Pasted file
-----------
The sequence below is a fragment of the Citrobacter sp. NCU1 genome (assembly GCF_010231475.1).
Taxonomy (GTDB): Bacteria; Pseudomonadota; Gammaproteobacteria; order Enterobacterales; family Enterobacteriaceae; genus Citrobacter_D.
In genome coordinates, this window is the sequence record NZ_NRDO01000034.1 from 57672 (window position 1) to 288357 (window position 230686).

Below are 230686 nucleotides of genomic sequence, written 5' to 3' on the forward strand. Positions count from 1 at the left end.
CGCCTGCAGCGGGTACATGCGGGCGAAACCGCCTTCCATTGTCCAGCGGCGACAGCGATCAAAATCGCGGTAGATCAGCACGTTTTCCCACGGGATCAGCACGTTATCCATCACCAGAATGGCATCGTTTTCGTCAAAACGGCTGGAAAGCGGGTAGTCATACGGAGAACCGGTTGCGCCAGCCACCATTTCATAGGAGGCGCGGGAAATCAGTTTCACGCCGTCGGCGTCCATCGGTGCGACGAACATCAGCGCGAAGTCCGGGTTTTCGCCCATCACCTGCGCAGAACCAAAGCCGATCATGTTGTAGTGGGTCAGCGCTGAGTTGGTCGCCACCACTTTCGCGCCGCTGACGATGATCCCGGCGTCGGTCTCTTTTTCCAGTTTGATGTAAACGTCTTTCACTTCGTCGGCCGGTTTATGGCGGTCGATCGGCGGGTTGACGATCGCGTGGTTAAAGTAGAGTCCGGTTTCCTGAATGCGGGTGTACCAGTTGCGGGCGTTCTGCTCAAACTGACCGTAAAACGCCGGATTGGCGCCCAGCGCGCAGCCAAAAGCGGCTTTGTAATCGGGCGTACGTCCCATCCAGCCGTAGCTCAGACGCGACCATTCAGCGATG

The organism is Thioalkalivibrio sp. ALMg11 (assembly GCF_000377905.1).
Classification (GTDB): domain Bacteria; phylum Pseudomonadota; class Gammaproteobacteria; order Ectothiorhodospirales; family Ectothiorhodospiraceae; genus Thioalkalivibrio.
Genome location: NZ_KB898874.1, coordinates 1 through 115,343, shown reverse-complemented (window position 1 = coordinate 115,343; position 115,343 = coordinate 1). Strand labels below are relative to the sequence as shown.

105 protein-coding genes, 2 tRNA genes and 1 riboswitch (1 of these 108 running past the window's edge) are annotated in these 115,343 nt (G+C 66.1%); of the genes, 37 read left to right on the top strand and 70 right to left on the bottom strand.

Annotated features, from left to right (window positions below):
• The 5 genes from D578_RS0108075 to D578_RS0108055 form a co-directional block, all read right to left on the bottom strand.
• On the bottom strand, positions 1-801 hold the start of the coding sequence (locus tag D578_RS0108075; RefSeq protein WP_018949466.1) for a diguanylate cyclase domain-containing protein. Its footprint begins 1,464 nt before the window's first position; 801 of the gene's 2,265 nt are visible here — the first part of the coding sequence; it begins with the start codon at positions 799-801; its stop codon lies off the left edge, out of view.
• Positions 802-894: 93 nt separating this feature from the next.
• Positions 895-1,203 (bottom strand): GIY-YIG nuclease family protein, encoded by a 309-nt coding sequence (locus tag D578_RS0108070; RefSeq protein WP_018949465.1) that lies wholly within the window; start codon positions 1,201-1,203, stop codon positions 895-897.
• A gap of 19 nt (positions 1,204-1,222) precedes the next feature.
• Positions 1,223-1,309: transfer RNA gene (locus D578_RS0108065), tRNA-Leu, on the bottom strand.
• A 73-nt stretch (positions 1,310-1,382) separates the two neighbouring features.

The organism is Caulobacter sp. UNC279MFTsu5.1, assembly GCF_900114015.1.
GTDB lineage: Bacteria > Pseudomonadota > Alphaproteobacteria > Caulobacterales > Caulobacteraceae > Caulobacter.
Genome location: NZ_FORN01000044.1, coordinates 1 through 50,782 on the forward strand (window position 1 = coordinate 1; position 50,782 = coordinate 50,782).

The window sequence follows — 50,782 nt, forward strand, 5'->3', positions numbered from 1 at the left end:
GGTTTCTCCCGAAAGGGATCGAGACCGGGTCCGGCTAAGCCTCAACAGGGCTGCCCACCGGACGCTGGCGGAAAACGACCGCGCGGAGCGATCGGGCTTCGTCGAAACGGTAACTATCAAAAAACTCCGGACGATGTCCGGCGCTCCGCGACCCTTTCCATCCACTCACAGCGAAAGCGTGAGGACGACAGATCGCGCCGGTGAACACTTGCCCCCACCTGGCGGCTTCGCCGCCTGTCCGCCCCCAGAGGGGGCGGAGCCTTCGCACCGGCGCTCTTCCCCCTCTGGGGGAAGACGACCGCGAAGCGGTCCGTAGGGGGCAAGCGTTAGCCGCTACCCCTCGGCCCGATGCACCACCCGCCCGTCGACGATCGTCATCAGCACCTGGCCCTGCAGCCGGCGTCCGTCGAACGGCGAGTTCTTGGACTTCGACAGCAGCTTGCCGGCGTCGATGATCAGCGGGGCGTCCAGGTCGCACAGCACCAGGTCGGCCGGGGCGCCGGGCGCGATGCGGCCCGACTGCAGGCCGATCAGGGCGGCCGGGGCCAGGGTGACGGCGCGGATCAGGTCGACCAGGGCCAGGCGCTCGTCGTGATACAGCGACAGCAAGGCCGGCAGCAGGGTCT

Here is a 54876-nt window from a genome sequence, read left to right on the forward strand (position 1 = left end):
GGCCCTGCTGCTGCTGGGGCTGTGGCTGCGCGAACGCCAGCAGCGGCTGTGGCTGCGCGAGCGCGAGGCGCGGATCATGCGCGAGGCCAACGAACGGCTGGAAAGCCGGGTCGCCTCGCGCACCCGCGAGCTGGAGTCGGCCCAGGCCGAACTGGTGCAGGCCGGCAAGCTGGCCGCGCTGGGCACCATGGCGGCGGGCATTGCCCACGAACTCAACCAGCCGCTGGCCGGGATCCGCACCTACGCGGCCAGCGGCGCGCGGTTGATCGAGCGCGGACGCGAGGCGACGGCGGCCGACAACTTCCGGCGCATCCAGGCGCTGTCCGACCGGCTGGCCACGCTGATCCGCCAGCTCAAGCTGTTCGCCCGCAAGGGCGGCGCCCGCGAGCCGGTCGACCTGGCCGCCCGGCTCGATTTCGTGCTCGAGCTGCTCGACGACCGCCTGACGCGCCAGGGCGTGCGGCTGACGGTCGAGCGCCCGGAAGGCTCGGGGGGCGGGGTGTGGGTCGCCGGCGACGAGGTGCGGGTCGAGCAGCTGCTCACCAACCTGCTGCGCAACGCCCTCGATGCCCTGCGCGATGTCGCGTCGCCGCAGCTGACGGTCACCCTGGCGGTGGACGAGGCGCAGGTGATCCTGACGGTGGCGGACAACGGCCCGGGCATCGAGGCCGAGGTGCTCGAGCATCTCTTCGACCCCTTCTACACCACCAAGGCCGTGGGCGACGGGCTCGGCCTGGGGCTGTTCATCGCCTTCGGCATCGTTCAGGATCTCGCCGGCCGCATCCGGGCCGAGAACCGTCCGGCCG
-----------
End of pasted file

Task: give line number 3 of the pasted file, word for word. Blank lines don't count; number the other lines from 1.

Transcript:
In genome coordinates, this window is the sequence record NZ_NRDO01000034.1 from 57672 (window position 1) to 288357 (window position 230686).